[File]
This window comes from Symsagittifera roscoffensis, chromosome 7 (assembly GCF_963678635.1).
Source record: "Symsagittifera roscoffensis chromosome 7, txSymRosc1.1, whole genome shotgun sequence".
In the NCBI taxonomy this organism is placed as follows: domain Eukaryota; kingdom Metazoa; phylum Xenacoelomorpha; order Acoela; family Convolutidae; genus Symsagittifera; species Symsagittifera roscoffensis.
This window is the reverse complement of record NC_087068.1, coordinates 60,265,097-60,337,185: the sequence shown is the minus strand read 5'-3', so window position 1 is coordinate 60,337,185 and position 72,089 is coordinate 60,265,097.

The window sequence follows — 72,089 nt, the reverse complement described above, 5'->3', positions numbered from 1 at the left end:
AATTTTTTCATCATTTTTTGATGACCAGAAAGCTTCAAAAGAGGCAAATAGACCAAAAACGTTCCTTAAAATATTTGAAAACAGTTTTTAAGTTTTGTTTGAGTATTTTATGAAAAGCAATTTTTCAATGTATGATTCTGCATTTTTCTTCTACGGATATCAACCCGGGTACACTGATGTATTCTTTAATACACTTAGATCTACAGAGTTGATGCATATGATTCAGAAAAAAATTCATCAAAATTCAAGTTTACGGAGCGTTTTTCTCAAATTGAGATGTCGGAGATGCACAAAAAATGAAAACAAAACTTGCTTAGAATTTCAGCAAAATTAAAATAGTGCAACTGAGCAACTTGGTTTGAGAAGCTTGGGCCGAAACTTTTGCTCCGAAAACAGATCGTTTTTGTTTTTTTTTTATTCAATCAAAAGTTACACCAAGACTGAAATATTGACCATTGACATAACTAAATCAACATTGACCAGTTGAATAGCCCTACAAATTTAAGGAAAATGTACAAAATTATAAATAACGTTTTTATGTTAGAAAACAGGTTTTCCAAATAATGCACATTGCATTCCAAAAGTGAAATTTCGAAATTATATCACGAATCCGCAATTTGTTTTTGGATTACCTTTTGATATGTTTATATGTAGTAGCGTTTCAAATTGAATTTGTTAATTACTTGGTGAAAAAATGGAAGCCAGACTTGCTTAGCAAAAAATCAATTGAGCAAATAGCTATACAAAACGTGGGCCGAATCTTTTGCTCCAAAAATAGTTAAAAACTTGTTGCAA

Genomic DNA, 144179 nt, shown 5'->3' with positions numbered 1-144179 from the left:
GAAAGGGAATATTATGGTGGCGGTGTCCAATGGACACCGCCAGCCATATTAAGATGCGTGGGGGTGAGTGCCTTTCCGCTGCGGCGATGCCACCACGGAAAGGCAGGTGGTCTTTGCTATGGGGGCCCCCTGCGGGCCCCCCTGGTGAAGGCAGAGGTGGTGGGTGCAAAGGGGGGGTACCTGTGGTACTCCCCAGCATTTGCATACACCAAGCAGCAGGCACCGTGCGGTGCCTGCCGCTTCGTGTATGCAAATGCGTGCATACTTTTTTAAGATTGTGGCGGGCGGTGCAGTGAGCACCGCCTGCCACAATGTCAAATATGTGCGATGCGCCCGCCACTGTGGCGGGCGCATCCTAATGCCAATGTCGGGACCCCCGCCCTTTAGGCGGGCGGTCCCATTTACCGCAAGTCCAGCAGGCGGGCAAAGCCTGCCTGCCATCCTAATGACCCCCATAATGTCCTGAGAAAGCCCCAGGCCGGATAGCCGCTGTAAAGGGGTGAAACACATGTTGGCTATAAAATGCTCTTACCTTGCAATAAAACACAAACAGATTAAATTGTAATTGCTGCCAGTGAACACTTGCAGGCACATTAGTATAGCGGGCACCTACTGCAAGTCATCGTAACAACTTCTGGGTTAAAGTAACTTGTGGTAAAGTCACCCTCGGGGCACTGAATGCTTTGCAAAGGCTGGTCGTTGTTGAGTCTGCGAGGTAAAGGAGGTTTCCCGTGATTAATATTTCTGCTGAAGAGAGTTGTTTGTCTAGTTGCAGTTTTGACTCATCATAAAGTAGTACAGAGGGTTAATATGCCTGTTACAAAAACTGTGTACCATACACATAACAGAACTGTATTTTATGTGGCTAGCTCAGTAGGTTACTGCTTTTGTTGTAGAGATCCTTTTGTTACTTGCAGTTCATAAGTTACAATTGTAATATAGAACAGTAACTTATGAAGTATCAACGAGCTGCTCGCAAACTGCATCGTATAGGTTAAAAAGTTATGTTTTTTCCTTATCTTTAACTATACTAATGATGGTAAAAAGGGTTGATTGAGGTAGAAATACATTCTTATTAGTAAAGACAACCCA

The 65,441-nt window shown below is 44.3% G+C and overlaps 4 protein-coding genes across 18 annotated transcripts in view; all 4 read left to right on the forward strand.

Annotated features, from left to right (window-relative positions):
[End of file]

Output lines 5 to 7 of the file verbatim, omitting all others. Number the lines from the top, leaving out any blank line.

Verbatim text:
The window sequence follows — 72,089 nt, the reverse complement described above, 5'->3', positions numbered from 1 at the left end:
AATTTTTTCATCATTTTTTGATGACCAGAAAGCTTCAAAAGAGGCAAATAGACCAAAAACGTTCCTTAAAATATTTGAAAACAGTTTTTAAGTTTTGTTTGAGTATTTTATGAAAAGCAATTTTTCAATGTATGATTCTGCATTTTTCTTCTACGGATATCAACCCGGGTACACTGATGTATTCTTTAATACACTTAGATCTACAGAGTTGATGCATATGATTCAGAAAAAAATTCATCAAAATTCAAGTTTACGGAGCGTTTTTCTCAAATTGAGATGTCGGAGATGCACAAAAAATGAAAACAAAACTTGCTTAGAATTTCAGCAAAATTAAAATAGTGCAACTGAGCAACTTGGTTTGAGAAGCTTGGGCCGAAACTTTTGCTCCGAAAACAGATCGTTTTTGTTTTTTTTTTATTCAATCAAAAGTTACACCAAGACTGAAATATTGACCATTGACATAACTAAATCAACATTGACCAGTTGAATAGCCCTACAAATTTAAGGAAAATGTACAAAATTATAAATAACGTTTTTATGTTAGAAAACAGGTTTTCCAAATAATGCACATTGCATTCCAAAAGTGAAATTTCGAAATTATATCACGAATCCGCAATTTGTTTTTGGATTACCTTTTGATATGTTTATATGTAGTAGCGTTTCAAATTGAATTTGTTAATTACTTGGTGAAAAAATGGAAGCCAGACTTGCTTAGCAAAAAATCAATTGAGCAAATAGCTATACAAAACGTGGGCCGAATCTTTTGCTCCAAAAATAGTTAAAAACTTGTTGCAA

Genomic DNA, 144179 nt, shown 5'->3' with positions numbered 1-144179 from the left: